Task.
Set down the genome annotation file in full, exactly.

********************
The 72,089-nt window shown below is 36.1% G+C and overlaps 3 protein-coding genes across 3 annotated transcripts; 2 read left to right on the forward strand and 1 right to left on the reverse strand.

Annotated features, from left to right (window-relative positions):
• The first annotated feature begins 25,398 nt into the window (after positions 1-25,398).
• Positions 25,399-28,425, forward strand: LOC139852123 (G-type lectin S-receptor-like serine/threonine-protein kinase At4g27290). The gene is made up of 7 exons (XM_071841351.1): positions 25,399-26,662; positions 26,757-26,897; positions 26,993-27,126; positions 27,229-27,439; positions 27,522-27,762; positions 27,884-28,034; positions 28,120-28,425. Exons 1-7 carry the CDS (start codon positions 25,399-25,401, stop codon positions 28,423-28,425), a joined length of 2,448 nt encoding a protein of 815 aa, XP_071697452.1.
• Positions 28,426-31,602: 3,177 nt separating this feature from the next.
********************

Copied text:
The 72,089-nt window shown below is 36.1% G+C and overlaps 3 protein-coding genes across 3 annotated transcripts; 2 read left to right on the forward strand and 1 right to left on the reverse strand.

Annotated features, from left to right (window-relative positions):
• The first annotated feature begins 25,398 nt into the window (after positions 1-25,398).
• Positions 25,399-28,425, forward strand: LOC139852123 (G-type lectin S-receptor-like serine/threonine-protein kinase At4g27290). The gene is made up of 7 exons (XM_071841351.1): positions 25,399-26,662; positions 26,757-26,897; positions 26,993-27,126; positions 27,229-27,439; positions 27,522-27,762; positions 27,884-28,034; positions 28,120-28,425. Exons 1-7 carry the CDS (start codon positions 25,399-25,401, stop codon positions 28,423-28,425), a joined length of 2,448 nt encoding a protein of 815 aa, XP_071697452.1.
• Positions 28,426-31,602: 3,177 nt separating this feature from the next.